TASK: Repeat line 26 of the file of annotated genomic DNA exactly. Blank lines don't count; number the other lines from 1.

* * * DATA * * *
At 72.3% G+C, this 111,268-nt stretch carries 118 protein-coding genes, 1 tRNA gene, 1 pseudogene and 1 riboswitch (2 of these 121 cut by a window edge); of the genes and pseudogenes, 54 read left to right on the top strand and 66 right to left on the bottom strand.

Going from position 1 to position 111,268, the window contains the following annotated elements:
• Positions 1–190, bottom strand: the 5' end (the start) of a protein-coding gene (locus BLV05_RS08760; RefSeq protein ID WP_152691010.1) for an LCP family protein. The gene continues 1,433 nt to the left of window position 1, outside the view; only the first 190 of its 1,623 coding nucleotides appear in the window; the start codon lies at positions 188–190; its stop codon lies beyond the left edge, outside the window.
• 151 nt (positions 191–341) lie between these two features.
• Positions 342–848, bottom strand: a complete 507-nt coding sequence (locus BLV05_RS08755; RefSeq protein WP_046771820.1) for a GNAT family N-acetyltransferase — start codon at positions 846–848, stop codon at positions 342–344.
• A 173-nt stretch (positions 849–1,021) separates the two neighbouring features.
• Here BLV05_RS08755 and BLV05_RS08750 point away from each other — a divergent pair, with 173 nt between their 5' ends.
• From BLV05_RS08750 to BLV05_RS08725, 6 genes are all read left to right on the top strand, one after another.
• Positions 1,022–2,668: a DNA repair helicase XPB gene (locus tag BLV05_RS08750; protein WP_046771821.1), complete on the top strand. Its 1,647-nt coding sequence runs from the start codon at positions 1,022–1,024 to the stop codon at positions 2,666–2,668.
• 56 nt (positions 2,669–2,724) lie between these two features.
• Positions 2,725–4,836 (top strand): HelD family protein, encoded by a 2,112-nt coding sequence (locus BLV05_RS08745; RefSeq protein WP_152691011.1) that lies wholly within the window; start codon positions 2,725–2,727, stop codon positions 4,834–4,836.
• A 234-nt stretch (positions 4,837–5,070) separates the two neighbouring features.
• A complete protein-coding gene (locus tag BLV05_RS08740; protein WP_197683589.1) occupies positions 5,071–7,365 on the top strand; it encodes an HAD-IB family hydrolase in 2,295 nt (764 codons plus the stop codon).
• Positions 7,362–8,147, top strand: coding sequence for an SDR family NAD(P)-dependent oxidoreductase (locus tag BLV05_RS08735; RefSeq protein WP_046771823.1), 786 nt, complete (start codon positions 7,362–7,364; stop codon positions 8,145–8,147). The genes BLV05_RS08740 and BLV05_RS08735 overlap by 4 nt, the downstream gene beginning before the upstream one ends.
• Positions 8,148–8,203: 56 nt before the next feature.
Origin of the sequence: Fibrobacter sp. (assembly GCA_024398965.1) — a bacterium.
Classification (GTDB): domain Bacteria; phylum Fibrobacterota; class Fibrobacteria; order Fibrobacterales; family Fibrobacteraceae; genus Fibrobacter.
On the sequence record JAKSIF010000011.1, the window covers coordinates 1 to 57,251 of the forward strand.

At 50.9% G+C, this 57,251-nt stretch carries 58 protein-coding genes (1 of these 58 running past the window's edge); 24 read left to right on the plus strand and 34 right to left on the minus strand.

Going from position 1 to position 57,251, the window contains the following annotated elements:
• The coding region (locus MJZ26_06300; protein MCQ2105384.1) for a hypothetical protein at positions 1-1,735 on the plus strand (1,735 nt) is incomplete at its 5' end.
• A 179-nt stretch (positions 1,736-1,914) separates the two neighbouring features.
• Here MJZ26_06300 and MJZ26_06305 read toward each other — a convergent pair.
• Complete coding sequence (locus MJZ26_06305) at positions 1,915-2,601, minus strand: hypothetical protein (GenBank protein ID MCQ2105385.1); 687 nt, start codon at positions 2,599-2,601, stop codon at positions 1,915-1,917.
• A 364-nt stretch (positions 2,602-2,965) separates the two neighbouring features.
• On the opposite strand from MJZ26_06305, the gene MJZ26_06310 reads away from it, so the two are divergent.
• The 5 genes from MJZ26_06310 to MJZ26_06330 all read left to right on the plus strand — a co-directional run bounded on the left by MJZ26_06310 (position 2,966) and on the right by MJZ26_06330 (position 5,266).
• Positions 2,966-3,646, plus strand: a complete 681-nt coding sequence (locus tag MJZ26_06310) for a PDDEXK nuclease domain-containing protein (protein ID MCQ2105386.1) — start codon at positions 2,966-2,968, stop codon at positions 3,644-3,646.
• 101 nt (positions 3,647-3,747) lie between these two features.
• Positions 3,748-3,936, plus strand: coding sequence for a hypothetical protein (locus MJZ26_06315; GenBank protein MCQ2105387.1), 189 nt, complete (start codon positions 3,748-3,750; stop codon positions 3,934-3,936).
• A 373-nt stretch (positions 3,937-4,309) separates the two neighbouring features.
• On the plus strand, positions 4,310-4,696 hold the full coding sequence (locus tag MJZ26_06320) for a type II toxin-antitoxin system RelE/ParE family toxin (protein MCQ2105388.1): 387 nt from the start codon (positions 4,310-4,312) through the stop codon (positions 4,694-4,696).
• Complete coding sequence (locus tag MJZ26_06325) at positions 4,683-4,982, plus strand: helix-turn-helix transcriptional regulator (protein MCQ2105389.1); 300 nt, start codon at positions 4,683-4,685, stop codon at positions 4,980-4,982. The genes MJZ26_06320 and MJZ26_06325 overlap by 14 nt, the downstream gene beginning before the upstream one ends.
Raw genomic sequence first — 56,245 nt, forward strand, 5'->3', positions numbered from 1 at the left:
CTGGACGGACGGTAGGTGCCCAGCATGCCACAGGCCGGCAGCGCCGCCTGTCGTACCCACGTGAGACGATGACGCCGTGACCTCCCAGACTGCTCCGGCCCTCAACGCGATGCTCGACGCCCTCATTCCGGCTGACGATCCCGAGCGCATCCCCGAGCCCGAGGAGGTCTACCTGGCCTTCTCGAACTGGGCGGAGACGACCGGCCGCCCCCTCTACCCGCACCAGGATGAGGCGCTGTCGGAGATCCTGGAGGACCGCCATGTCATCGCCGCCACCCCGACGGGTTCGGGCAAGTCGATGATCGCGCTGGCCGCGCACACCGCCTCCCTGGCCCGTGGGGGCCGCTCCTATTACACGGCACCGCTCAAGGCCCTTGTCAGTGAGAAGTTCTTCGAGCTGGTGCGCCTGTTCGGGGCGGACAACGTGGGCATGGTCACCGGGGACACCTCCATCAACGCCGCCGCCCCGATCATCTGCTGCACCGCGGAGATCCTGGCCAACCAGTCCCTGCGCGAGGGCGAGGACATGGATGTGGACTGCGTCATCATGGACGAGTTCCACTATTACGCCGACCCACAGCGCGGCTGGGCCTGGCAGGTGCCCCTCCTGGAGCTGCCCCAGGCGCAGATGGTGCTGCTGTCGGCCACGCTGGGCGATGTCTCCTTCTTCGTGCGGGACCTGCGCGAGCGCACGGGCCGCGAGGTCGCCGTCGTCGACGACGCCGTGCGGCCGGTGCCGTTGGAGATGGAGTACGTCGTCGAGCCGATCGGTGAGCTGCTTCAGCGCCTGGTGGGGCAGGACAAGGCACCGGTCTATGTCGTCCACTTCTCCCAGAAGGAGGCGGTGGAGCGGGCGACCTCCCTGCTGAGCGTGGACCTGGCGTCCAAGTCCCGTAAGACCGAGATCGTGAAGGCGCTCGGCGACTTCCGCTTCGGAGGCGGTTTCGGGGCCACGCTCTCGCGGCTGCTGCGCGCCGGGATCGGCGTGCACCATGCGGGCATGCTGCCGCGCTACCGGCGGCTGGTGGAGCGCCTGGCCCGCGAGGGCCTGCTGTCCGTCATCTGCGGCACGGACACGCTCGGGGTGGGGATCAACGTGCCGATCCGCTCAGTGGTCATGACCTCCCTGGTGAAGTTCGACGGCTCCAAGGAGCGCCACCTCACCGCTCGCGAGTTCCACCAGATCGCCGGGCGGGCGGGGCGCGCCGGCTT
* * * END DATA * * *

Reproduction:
• On the opposite strand from MJZ26_06305, the gene MJZ26_06310 reads away from it, so the two are divergent.